to meMr. Blinken arrived Saturday night in Tel Aviv and is scheduled to meet on Sunday afternoon with his counterparts from Israel, the United Arab Emirates, Morocco, Bahrain and Egypt in Sde Boker in southern Israel. The meeting was described as “historic” by Yair Lapid, the head of Israeli diplomacy. The UAE normalized relations with Israel in 2020 under a series of US-brokered agreements known as the “Abraham Accords”. Bahrain followed suit.
These agreements broke with decades of the Arab consensus, which stipulated the establishment of relations with Israel with a solution to the Palestinian issue.
Leaving Poland on Saturday, where he was accompanying US President Joe Biden, Mr. Blinken will remain in Israel until Monday when he will meet with Israeli Prime Minister Naftali Bennett. He must also go to Ramallah for an interview with Palestinian President Mahmoud Abbas.
Palestinians worry that they will be marginalized in US-backed efforts to strengthen ties between Arab states and Israel. US support has fallen dramatically under the presidency of Donald Trump.
The Secretary of State wants to show that the United States is not losing interest in the Middle East, even if it appears that Washington’s attention is directed above all toward China, and most recently Ukraine.
On Monday, Mr. Blinken will continue his tour in Algeria and then in Morocco, where he will meet in particular with the de facto leader of the United Arab Emirates, Mohammed bin Zayed.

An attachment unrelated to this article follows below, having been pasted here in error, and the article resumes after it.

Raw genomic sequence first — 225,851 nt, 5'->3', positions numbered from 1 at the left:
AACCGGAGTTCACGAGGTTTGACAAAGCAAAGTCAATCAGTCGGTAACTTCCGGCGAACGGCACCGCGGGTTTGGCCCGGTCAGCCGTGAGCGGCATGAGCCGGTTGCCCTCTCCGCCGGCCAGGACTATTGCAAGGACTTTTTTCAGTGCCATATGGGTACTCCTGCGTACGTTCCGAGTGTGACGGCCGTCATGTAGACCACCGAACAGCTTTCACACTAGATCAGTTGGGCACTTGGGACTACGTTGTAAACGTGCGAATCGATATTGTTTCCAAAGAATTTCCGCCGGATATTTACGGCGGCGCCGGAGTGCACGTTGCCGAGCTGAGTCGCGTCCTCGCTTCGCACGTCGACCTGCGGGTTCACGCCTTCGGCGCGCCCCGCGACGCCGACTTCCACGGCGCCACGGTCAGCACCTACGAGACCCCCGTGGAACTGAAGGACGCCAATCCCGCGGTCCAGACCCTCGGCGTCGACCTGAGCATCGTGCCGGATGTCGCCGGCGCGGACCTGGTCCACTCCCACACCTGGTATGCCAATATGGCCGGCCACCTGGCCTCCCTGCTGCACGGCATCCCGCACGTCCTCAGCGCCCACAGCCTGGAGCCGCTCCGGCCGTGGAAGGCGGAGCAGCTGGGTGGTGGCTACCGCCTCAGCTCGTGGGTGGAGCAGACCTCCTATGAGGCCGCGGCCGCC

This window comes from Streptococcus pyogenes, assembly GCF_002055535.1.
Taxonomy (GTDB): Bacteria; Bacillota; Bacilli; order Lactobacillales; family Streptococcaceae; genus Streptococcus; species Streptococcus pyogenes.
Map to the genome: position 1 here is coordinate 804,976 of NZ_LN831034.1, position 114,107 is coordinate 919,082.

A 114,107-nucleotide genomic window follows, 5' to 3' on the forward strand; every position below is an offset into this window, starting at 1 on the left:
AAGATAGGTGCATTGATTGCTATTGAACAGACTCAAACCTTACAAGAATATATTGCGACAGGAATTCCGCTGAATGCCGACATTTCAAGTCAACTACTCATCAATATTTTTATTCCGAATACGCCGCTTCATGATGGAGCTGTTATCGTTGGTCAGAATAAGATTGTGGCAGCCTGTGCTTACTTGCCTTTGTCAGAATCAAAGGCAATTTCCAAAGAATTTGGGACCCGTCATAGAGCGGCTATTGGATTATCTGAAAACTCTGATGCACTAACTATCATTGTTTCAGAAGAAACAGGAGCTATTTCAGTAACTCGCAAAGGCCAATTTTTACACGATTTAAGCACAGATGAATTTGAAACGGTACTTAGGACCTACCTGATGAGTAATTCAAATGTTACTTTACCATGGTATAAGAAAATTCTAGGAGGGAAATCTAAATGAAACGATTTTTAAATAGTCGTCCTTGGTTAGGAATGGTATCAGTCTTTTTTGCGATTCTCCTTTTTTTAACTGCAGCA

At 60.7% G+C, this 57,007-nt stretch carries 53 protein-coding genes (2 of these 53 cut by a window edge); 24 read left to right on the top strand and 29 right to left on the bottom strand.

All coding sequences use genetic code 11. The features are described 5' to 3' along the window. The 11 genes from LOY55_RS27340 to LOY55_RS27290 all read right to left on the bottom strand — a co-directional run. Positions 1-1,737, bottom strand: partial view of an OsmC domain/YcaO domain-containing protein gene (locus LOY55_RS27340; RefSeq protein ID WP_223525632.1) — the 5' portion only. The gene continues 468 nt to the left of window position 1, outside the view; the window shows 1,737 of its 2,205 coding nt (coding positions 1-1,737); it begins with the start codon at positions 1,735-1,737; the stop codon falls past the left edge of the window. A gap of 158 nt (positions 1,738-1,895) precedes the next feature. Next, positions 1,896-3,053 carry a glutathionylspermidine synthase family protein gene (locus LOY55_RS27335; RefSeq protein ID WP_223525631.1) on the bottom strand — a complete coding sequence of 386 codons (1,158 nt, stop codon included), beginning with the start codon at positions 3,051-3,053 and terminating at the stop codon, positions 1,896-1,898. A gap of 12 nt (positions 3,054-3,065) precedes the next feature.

He hopes to garner support for US and NATO efforts to counter the Russian invasion of Ukraine, in a context marked by the war’s severe economic consequences, notably soaring energy prices and the threat of wheat shortages. Which could deal a severe blow to Arab countries.
Another topic that Mr. Blinken will touch on: the negotiations in Vienna on Iran’s nuclear energy. The United States and Iran are currently in the final stages of indirect talks aimed at reviving the 2015 agreement that is supposed to prevent Tehran from obtaining the atomic bomb, in return for the lifting of sanctions choking the Iranian economy.
The agreement collapsed after Washington’s unilateral withdrawal in 2018, decided by Donald Trump, and the re-imposition of sanctions on Iran, which in response gradually freed itself from restrictions on its nuclear program.
The head of European diplomacy, Josep Borrell, said, on Saturday, that the conclusion of an agreement, which is under negotiation between the great powers, is “a matter of days,” while the European Union coordinator responsible for overseeing talks with Iran Enrique Mora said, is expected in the evening in Tehran.
State Department spokesman Ned Price said Monday that the deal is “neither imminent nor confirmed.”
The prospect of such a deal worries Israel and America’s Gulf allies, who view Tehran as a threat.
In February, Naftali Bennett said he feared the deal would not prevent Iran from acquiring nuclear weapons. Tehran, for its part, denies its desire to possess the atomic bomb.
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